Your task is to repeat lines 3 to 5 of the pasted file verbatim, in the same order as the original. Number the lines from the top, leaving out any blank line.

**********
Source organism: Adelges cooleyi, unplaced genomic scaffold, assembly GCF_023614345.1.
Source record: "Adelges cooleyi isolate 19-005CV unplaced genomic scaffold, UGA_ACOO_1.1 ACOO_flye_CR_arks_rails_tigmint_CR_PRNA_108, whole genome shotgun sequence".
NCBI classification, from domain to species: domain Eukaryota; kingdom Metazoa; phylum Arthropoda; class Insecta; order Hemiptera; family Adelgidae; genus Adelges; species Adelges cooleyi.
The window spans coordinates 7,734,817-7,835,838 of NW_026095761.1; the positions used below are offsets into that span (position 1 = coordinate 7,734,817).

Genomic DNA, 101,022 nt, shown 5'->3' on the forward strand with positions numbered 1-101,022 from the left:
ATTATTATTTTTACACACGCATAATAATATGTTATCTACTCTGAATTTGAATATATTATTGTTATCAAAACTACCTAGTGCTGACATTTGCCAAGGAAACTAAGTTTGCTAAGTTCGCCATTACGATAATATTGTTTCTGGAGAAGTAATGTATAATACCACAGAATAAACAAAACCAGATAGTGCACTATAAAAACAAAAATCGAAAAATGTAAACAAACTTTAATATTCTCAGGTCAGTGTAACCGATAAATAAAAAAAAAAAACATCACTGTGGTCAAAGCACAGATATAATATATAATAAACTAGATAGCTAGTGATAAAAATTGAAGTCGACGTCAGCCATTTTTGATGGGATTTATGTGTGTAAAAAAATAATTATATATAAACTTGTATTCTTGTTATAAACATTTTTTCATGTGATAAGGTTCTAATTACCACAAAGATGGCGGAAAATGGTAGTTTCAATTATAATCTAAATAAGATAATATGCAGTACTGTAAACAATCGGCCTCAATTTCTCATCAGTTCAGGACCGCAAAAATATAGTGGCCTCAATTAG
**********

NCBI classification, from domain to species: domain Eukaryota; kingdom Metazoa; phylum Arthropoda; class Insecta; order Hemiptera; family Adelgidae; genus Adelges; species Adelges cooleyi.
The window spans coordinates 7,734,817-7,835,838 of NW_026095761.1; the positions used below are offsets into that span (position 1 = coordinate 7,734,817).

Genomic DNA, 101,022 nt, shown 5'->3' on the forward strand with positions numbered 1-101,022 from the left: